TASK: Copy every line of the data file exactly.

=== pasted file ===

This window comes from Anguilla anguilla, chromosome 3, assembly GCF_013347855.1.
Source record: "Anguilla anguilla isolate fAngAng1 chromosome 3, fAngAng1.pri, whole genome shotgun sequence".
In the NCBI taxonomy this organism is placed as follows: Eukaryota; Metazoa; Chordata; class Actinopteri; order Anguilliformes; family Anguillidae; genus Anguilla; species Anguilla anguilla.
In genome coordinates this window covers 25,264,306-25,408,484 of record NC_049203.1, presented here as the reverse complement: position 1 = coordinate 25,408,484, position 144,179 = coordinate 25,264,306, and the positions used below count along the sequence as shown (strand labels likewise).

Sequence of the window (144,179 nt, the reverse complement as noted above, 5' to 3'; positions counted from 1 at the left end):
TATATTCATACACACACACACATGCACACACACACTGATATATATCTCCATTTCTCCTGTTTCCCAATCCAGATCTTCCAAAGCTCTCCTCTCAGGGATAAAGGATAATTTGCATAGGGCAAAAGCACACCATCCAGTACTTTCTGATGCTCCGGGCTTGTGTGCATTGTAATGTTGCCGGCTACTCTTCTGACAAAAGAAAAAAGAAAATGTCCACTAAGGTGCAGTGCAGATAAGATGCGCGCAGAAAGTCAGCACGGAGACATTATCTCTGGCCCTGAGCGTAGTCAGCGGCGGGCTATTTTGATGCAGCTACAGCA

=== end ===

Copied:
This window comes from Anguilla anguilla, chromosome 3, assembly GCF_013347855.1.
Source record: "Anguilla anguilla isolate fAngAng1 chromosome 3, fAngAng1.pri, whole genome shotgun sequence".
In the NCBI taxonomy this organism is placed as follows: Eukaryota; Metazoa; Chordata; class Actinopteri; order Anguilliformes; family Anguillidae; genus Anguilla; species Anguilla anguilla.
In genome coordinates this window covers 25,264,306-25,408,484 of record NC_049203.1, presented here as the reverse complement: position 1 = coordinate 25,408,484, position 144,179 = coordinate 25,264,306, and the positions used below count along the sequence as shown (strand labels likewise).

Sequence of the window (144,179 nt, the reverse complement as noted above, 5' to 3'; positions counted from 1 at the left end):
TATATTCATACACACACACACATGCACACACACACTGATATATATCTCCATTTCTCCTGTTTCCCAATCCAGATCTTCCAAAGCTCTCCTCTCAGGGATAAAGGATAATTTGCATAGGGCAAAAGCACACCATCCAGTACTTTCTGATGCTCCGGGCTTGTGTGCATTGTAATGTTGCCGGCTACTCTTCTGACAAAAGAAAAAAGAAAATGTCCACTAAGGTGCAGTGCAGATAAGATGCGCGCAGAAAGTCAGCACGGAGACATTATCTCTGGCCCTGAGCGTAGTCAGCGGCGGGCTATTTTGATGCAGCTACAGCA